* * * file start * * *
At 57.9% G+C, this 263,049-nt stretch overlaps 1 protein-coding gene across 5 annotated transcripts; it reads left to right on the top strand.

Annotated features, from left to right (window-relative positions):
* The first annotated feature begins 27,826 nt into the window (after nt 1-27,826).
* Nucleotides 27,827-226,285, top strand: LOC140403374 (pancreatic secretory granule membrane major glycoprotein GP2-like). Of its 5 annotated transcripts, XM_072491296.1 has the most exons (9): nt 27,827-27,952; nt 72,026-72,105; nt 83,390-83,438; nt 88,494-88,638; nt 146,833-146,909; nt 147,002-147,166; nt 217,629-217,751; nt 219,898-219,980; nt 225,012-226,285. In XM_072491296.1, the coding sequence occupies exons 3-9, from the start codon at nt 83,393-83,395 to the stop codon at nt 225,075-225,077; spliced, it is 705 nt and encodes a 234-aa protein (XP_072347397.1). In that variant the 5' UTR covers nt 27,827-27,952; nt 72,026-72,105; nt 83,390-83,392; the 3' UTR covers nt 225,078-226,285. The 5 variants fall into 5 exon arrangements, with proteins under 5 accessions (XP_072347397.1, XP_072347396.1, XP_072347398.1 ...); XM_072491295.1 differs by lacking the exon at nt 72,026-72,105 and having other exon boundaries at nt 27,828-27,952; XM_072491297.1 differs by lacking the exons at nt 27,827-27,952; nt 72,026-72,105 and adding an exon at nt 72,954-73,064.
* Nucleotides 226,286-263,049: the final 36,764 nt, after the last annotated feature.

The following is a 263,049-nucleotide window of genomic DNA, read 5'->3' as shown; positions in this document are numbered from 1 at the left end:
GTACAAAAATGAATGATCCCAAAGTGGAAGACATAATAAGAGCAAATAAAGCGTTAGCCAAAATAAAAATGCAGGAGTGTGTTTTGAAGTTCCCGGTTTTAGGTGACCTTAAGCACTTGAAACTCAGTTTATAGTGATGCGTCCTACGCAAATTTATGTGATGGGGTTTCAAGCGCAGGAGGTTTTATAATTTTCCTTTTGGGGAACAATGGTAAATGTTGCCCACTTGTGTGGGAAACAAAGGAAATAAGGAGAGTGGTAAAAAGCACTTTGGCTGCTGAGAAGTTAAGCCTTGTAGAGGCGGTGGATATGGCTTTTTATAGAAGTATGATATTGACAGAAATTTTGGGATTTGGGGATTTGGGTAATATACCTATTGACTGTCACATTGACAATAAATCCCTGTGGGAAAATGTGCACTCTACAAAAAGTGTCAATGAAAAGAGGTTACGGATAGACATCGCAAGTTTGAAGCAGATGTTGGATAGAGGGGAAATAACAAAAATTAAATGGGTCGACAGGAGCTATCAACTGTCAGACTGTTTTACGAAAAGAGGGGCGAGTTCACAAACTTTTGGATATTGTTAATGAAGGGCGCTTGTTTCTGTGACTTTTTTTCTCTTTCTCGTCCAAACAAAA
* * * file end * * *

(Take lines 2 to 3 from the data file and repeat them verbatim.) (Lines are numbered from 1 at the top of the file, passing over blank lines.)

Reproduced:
Annotated features, from left to right (window-relative positions):
* The first annotated feature begins 27,826 nt into the window (after nt 1-27,826).